Father Robert Jacquinot de Besange was a French Jesuit priest who lived in Shanghai from 1913 to 1940, teaching at Aurora University. He adopted the Chinese name Rao Jia-ju (饶家驹.) In addition to French, he spoke English and both Mandarin and Shanghai Chinese. Uncle attended Aurora during his tenure. They could communicate in French and Shanghai Chinese.
In addition to teaching and pastoral duties, Father Jacquinot was an energetic participant in civic organizations, such as the Shanghai Volunteer Corps and the Shanghai General Hospital. When situations arose, he took it upon himself to establish shelters for people in need: civilians caught in civil warfare, people driven from their homes by Yangzi River floods, and thousands caught in the first Japanese attack on Shanghai in 1932. He was very successful!
One person who felt Jacquinot was too enthusiastic in his pursuit of non-clerical and teaching duties was Father Georges Germain, the rector of Aurora. It pleased me no end to read about him because my parents (Aurora, Medical Class of 1946) often, and fondly, spoke about “Pere Germain” (Father Germain) when I was growing up.
With the full-scale Japanese invasion in 1937, hundreds of thousands of Chinese civilians pushed their way into the French Concession and International Settlement for refuge. Through intensive “shuttle diplomacy” among the Chinese, Japanese, and Europeans and between the Red Cross and the YMCA, Jacquinot carved out a strictly non-political “safety zone.”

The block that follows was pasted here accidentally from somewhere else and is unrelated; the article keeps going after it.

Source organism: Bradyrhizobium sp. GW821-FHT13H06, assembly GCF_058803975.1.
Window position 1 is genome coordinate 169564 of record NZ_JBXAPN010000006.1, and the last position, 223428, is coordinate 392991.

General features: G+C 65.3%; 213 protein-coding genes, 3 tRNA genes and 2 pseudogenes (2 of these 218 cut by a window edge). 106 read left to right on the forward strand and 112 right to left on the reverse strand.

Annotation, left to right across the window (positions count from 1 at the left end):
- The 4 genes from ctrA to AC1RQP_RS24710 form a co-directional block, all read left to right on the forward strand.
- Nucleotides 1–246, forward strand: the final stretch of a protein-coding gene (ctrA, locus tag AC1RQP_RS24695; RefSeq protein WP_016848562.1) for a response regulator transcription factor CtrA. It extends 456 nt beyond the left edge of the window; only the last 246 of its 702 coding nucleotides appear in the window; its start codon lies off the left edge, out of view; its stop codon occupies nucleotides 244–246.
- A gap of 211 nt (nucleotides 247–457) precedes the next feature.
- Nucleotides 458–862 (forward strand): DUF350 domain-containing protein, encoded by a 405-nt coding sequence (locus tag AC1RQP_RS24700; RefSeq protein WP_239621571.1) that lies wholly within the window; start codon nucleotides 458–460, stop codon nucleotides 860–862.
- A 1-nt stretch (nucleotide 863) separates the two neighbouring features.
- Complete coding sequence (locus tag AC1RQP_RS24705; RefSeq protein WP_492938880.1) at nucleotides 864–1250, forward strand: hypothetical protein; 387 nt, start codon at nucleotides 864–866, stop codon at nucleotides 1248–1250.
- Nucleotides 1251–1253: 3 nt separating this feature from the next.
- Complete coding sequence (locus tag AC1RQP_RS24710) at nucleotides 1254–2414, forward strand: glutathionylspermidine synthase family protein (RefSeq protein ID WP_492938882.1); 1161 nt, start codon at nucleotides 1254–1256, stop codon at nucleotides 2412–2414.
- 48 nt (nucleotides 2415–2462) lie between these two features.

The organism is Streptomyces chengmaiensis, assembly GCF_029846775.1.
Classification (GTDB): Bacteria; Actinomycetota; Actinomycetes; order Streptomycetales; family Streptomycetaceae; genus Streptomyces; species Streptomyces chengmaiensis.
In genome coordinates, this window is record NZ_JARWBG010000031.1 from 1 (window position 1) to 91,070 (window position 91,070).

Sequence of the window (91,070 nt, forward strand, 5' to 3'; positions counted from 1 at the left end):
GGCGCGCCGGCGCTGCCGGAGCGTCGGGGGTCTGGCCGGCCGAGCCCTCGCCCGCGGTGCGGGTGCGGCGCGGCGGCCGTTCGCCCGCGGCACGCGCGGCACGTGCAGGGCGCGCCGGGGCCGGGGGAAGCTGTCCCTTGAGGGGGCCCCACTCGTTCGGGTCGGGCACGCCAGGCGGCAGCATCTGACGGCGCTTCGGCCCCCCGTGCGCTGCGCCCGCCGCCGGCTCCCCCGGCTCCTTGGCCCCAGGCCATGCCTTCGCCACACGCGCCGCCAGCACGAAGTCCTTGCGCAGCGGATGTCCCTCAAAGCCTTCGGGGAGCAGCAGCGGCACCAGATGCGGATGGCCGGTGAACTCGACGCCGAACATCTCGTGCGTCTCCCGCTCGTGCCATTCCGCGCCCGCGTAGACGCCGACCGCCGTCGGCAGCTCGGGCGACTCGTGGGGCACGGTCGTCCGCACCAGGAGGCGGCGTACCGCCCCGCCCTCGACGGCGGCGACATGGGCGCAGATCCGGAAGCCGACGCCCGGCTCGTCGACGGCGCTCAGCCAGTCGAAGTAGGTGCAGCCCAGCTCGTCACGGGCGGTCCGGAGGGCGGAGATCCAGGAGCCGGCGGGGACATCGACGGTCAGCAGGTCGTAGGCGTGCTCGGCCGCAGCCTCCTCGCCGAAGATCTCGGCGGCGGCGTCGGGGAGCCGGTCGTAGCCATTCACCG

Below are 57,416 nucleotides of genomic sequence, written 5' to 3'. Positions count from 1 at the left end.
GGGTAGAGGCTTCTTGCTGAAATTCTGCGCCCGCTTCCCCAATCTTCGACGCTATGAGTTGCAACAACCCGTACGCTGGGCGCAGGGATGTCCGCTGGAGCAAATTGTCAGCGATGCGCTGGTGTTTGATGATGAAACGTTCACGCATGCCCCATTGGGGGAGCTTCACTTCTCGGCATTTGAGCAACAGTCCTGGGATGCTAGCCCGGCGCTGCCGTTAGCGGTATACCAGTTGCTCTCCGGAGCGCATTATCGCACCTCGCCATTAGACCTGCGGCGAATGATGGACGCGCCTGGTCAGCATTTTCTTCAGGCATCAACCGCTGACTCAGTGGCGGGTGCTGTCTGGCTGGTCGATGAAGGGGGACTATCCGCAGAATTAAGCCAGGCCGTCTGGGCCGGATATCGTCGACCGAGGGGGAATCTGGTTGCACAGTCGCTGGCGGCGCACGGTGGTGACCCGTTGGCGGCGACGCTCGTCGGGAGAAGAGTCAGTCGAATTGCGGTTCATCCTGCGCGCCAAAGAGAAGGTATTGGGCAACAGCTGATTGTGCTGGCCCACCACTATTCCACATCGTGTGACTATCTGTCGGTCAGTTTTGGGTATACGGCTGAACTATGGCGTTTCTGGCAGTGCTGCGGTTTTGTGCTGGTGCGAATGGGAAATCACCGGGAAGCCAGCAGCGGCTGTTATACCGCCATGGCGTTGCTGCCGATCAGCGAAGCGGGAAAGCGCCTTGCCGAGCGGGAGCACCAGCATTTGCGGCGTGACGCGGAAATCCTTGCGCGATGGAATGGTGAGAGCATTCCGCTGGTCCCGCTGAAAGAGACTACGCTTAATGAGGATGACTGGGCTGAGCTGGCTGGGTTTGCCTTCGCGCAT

One more point of congruence between Uncle’s story and Father Jacquinot’s activities is that the Shanghai Safe Zone abutted the southern border of the French Concession. It was within shouting distance of the Luh family home.
Ristaino writes: “… Jacquinot’s development … of the international safe zone was his seminal contribution to refugee work.” She goes on, “The Shanghai Safety Zone… brought security to 250,000-360,000 Chinese.” In talking about the logistics of such an undertaking, Ristaino spoke of volunteers. I think Uncle was one such volunteer.
How might Uncle have felt? He was not a tall, white-bearded European. He was a slight, young Chinese male, to be alternately scorned and feared by the occupying Japanese soldiers. Like Russian soldiers in Ukraine, the Japanese were not scrupulous about their treatment of civilians.
I’m not aware of Uncle’s specific duties. He was shy. It would have been hard for him to hustle for donations. Getting around with supplies was arduous. The chaotic streets were full of people on the move. His heart must have been pounding, and the experience etched into his memory.
History seems to have forgotten Father Jacquinot. Even Ristaino is surprised at Jacquinot’s current obscurity, given the scope of his work, the many honors he received, such as the French Legion of Honor, and his contacts, including meeting with Franklin Roosevelt. Moreover, the Jacquinot Zone is cited by name in the 1949 Geneva Conventions as “a successful example of wartime [civilian] protection.”
So, I found my answer. It’s in the Geneva Conventions. You aren’t allowed to target civilians. Yet, the slaughter continues. And Jacquinot is a reluctant prophet: “in my opinion, the problem of affording relief to the civilian refugees is the most important problem facing the world today.”
Tell me: Who is an unlikely hero in your family?
2 replies on “Civilians in Wartime: a Family Story”
I know. I know.
Such an interesting story Cathy. There are so many questions I wish I had asked my elders…
Lucy Nonnenkamp Sent from my iPhone